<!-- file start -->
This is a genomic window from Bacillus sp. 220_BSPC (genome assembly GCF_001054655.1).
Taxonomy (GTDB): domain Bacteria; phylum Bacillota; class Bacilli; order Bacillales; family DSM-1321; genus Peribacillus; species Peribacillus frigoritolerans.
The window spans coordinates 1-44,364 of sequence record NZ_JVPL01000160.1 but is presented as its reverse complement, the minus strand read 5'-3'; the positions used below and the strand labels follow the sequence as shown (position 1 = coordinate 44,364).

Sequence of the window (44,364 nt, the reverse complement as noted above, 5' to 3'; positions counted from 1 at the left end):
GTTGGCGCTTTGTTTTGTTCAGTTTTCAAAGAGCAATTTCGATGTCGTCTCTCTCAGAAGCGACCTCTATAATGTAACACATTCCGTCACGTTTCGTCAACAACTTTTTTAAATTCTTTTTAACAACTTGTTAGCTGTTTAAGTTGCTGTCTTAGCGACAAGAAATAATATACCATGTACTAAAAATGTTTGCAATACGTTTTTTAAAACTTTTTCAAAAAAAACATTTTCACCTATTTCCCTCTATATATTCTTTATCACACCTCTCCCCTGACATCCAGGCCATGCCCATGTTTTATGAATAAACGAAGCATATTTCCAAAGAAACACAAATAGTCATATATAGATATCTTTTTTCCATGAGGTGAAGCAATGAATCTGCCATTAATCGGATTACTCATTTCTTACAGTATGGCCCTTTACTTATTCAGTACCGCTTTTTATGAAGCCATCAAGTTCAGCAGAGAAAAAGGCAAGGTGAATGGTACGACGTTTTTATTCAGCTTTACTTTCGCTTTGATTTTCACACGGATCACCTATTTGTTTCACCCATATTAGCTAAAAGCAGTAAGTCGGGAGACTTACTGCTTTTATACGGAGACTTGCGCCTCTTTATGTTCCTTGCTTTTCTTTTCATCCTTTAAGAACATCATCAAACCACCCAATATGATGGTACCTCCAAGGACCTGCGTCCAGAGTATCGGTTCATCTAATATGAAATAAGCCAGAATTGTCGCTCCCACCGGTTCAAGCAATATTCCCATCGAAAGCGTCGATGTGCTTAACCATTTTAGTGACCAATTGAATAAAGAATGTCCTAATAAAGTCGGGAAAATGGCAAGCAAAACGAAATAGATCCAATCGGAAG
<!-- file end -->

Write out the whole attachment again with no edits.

This is a genomic window from Bacillus sp. 220_BSPC (genome assembly GCF_001054655.1).
Taxonomy (GTDB): domain Bacteria; phylum Bacillota; class Bacilli; order Bacillales; family DSM-1321; genus Peribacillus; species Peribacillus frigoritolerans.
The window spans coordinates 1-44,364 of sequence record NZ_JVPL01000160.1 but is presented as its reverse complement, the minus strand read 5'-3'; the positions used below and the strand labels follow the sequence as shown (position 1 = coordinate 44,364).

Sequence of the window (44,364 nt, the reverse complement as noted above, 5' to 3'; positions counted from 1 at the left end):
GTTGGCGCTTTGTTTTGTTCAGTTTTCAAAGAGCAATTTCGATGTCGTCTCTCTCAGAAGCGACCTCTATAATGTAACACATTCCGTCACGTTTCGTCAACAACTTTTTTAAATTCTTTTTAACAACTTGTTAGCTGTTTAAGTTGCTGTCTTAGCGACAAGAAATAATATACCATGTACTAAAAATGTTTGCAATACGTTTTTTAAAACTTTTTCAAAAAAAACATTTTCACCTATTTCCCTCTATATATTCTTTATCACACCTCTCCCCTGACATCCAGGCCATGCCCATGTTTTATGAATAAACGAAGCATATTTCCAAAGAAACACAAATAGTCATATATAGATATCTTTTTTCCATGAGGTGAAGCAATGAATCTGCCATTAATCGGATTACTCATTTCTTACAGTATGGCCCTTTACTTATTCAGTACCGCTTTTTATGAAGCCATCAAGTTCAGCAGAGAAAAAGGCAAGGTGAATGGTACGACGTTTTTATTCAGCTTTACTTTCGCTTTGATTTTCACACGGATCACCTATTTGTTTCACCCATATTAGCTAAAAGCAGTAAGTCGGGAGACTTACTGCTTTTATACGGAGACTTGCGCCTCTTTATGTTCCTTGCTTTTCTTTTCATCCTTTAAGAACATCATCAAACCACCCAATATGATGGTACCTCCAAGGACCTGCGTCCAGAGTATCGGTTCATCTAATATGAAATAAGCCAGAATTGTCGCTCCCACCGGTTCAAGCAATATTCCCATCGAAAGCGTCGATGTGCTTAACCATTTTAGTGACCAATTGAATAAAGAATGTCCTAATAAAGTCGGGAAAATGGCAAGCAAAACGAAATAGATCCAATCGGAAG